Here is why Russia is not competing at the 2018 Olympics – Metro US

Here is why Russia is not competing at the 2018 Olympics

Russia banned from 2020 Olympics, 2022 World Cup

Russian athletes competing in the 2018 Winter Olympic Games in PyeongChang, South Korea will not be able to represent their country. 

On Tuesday, the International Olympic Committee (IOC) suspended the Russian Olympic Committee due to the country’s state-supported use of performance-enhancing drugs, a scandal that was uncovered by a report carried out by Richard McLaren of the World Anti-Doping Agency last year.

The investigation uncovered that Russian athletes had been supplied with performance-enhancing drugs for years, including at the 2014 Winter Olympics in Sochi, in what Rebecca R. Ruiz of the New York Times branded as “one of the biggest conspiracies in sports history.”

McLaren’s findings showed that over 1,000 Russian athletes across 30 Olympic sports were involved in the doping scandal, which was known by the country’s officials, including former Russian deputy sports minister Yuri Nagornykh and former anti-doping lab director Dr. Grigory Rodchenkov.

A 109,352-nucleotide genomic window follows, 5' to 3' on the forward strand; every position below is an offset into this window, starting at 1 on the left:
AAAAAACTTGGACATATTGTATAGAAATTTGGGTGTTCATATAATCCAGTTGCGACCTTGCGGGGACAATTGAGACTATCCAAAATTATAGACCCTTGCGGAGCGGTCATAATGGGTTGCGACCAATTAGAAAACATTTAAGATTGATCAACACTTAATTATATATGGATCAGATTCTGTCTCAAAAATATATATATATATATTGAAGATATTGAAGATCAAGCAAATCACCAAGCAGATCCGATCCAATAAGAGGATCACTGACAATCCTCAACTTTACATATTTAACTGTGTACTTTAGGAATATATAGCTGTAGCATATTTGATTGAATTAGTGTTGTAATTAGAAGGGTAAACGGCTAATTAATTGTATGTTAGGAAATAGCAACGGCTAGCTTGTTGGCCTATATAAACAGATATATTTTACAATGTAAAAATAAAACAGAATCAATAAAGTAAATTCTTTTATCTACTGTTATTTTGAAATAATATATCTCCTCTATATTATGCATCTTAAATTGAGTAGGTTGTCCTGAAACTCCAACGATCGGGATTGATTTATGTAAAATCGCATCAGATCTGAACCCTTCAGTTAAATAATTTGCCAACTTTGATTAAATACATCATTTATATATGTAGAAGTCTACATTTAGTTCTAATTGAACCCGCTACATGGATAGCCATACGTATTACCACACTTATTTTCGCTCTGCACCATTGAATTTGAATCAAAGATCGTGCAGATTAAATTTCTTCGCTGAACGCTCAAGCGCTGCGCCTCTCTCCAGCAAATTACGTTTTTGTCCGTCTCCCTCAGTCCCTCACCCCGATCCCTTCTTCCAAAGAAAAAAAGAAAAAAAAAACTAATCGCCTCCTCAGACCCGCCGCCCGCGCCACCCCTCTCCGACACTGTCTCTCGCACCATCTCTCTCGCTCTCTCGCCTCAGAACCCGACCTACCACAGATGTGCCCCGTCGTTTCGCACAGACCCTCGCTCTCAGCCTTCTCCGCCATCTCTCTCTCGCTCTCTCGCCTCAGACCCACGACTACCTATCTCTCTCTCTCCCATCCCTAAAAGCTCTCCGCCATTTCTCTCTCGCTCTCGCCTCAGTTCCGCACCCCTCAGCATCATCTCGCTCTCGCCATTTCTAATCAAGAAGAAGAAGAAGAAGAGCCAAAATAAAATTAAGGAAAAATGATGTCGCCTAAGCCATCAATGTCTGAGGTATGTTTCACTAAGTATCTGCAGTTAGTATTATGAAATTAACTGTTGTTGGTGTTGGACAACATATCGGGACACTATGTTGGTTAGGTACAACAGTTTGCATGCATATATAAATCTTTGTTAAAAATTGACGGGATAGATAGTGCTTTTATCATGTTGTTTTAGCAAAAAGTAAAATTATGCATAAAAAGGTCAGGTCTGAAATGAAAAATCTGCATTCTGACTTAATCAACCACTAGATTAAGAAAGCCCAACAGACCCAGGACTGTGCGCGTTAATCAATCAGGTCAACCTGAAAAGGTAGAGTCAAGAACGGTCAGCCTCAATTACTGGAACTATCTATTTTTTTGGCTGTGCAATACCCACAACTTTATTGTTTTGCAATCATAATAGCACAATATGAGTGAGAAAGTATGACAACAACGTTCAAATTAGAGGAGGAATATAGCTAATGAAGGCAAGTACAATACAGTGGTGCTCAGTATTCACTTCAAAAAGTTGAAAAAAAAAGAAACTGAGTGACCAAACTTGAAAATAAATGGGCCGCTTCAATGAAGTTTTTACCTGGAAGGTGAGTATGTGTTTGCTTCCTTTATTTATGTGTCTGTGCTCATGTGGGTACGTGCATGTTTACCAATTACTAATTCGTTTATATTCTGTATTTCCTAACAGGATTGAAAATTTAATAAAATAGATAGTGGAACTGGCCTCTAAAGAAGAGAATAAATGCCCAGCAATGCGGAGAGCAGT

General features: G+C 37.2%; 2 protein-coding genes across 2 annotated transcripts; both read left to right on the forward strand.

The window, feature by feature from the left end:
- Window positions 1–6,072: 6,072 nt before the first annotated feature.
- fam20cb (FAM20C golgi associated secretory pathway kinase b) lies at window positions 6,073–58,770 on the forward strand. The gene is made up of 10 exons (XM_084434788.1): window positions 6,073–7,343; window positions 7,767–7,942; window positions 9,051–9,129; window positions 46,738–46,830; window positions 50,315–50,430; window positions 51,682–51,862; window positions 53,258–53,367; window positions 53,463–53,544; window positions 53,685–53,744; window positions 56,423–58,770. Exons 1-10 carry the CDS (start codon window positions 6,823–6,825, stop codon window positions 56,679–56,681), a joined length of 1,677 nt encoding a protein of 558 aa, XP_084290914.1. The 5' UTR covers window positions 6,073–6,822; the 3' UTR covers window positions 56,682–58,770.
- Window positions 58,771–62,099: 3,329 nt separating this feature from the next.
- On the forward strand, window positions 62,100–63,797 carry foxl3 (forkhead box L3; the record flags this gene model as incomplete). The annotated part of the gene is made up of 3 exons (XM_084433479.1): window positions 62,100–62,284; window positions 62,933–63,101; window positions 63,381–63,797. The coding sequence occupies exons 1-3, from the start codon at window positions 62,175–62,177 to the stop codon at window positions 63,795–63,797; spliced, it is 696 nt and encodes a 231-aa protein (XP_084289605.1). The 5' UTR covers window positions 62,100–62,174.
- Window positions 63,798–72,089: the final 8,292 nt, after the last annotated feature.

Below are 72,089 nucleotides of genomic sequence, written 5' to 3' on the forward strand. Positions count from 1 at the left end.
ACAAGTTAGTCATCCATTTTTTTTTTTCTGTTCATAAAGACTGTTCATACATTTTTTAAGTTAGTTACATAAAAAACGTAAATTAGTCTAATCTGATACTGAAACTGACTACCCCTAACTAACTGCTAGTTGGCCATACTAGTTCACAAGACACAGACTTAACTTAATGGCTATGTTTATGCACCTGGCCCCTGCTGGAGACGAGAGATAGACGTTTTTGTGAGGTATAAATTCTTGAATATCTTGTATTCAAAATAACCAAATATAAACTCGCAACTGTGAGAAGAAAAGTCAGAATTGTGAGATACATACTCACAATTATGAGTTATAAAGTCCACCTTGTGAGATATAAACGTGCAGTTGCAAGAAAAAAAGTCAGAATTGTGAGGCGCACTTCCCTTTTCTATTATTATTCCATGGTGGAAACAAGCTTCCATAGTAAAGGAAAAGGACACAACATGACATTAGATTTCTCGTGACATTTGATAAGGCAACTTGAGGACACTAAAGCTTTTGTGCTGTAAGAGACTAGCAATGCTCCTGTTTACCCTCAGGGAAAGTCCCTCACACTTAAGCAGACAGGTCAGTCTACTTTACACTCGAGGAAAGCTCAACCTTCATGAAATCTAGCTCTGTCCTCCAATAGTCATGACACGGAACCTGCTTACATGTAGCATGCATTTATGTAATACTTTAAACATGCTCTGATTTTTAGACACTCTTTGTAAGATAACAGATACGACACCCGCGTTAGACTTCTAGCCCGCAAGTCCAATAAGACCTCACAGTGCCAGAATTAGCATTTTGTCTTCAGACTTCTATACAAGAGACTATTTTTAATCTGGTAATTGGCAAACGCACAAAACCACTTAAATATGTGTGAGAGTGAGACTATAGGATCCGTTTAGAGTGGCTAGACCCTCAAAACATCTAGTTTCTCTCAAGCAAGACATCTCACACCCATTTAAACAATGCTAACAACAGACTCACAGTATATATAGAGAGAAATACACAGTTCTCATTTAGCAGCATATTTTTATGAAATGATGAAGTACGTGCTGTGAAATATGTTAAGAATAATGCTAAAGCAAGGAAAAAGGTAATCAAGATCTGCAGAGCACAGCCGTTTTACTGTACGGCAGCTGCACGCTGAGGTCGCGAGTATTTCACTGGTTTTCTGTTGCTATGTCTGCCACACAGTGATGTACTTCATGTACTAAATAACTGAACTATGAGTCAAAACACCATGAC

Rodchenkov explained to McLaren (via Ruiz), how they were able to pull off such a scheme for such a long time:

“He described an operation out of a spy thriller in which he, with the guidance of sports officials and the help of members of the country’s intelligence service, broke into supposedly tamper-proof bottles every night to replace urine-tainted by performance-enhancing drugs with clean urine collected months earlier.”

High-ranking Russian officials, like president Vladimir Putin, have continued to dodge the accusations.

The IOC could have banned Russian athletes from the 2016 Summer Olympics in Rio de Janeiro, Brazil, but decided to ban over 100 athletes from competing.

This time around in South Korea, though, there will be no red, white and blue of Russia seen from competitors. Russian athletes who are competing in the Games will be monitored closely, competing under the title of “Olympic Athlete from Russia,” which will be seen on scoreboards and standings as “OAR.”

For the athletes that win gold or whenever the Russian anthem is supposed to be played, the Olympic anthem will be played in its place.

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